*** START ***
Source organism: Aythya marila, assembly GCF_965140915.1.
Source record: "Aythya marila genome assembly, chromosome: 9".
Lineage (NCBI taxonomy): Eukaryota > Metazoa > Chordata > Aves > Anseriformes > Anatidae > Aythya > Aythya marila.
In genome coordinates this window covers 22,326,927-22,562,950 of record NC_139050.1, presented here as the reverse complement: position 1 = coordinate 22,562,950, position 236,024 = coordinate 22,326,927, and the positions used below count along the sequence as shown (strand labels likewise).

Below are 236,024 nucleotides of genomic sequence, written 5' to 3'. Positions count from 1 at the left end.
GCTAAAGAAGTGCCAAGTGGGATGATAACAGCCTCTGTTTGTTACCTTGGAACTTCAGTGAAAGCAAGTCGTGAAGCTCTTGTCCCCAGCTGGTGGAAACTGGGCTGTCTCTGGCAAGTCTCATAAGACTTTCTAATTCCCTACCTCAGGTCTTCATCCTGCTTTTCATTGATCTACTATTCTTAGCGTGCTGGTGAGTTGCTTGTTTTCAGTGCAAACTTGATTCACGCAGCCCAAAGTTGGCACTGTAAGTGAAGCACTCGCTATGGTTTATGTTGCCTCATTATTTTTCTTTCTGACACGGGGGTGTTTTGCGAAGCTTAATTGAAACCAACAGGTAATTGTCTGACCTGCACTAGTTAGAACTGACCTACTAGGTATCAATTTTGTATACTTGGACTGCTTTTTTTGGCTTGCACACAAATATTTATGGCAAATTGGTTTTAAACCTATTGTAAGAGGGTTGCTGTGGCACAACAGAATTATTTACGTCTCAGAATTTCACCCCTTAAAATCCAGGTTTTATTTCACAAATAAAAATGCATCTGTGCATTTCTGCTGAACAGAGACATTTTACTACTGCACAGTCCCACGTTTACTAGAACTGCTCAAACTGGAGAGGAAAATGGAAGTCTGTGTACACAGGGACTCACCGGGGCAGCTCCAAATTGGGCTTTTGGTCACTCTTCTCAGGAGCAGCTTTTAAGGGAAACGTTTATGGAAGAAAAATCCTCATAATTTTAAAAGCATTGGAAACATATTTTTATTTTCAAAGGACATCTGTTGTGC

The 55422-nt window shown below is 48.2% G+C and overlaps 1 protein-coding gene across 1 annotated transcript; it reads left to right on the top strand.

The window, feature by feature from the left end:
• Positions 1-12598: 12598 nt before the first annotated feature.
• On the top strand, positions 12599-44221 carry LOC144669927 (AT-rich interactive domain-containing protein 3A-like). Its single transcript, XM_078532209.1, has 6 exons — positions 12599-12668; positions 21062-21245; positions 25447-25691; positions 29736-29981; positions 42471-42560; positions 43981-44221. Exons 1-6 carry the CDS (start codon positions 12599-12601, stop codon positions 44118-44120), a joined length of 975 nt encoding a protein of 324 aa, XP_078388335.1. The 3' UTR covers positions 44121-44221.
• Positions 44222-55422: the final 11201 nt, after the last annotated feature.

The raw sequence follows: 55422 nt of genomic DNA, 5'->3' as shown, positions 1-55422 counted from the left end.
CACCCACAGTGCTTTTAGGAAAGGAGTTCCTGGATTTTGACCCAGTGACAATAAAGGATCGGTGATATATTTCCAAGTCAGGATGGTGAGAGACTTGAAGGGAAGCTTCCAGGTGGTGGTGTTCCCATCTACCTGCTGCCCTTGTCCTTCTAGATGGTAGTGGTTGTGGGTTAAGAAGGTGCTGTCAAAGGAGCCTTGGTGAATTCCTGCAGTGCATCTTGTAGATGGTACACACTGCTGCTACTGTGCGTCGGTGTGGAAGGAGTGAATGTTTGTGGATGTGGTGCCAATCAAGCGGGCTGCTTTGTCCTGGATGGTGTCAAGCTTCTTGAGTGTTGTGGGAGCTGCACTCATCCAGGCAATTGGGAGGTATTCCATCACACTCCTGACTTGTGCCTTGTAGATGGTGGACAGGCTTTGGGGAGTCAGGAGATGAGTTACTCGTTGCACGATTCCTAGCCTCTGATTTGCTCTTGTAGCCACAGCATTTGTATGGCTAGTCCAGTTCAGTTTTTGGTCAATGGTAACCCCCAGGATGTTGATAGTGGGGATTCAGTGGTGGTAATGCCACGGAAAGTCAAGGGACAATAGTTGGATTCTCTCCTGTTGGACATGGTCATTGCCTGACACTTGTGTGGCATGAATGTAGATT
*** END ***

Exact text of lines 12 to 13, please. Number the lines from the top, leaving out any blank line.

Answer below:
The raw sequence follows: 55422 nt of genomic DNA, 5'->3' as shown, positions 1-55422 counted from the left end.
CACCCACAGTGCTTTTAGGAAAGGAGTTCCTGGATTTTGACCCAGTGACAATAAAGGATCGGTGATATATTTCCAAGTCAGGATGGTGAGAGACTTGAAGGGAAGCTTCCAGGTGGTGGTGTTCCCATCTACCTGCTGCCCTTGTCCTTCTAGATGGTAGTGGTTGTGGGTTAAGAAGGTGCTGTCAAAGGAGCCTTGGTGAATTCCTGCAGTGCATCTTGTAGATGGTACACACTGCTGCTACTGTGCGTCGGTGTGGAAGGAGTGAATGTTTGTGGATGTGGTGCCAATCAAGCGGGCTGCTTTGTCCTGGATGGTGTCAAGCTTCTTGAGTGTTGTGGGAGCTGCACTCATCCAGGCAATTGGGAGGTATTCCATCACACTCCTGACTTGTGCCTTGTAGATGGTGGACAGGCTTTGGGGAGTCAGGAGATGAGTTACTCGTTGCACGATTCCTAGCCTCTGATTTGCTCTTGTAGCCACAGCATTTGTATGGCTAGTCCAGTTCAGTTTTTGGTCAATGGTAACCCCCAGGATGTTGATAGTGGGGATTCAGTGGTGGTAATGCCACGGAAAGTCAAGGGACAATAGTTGGATTCTCTCCTGTTGGACATGGTCATTGCCTGACACTTGTGTGGCATGAATGTAGATT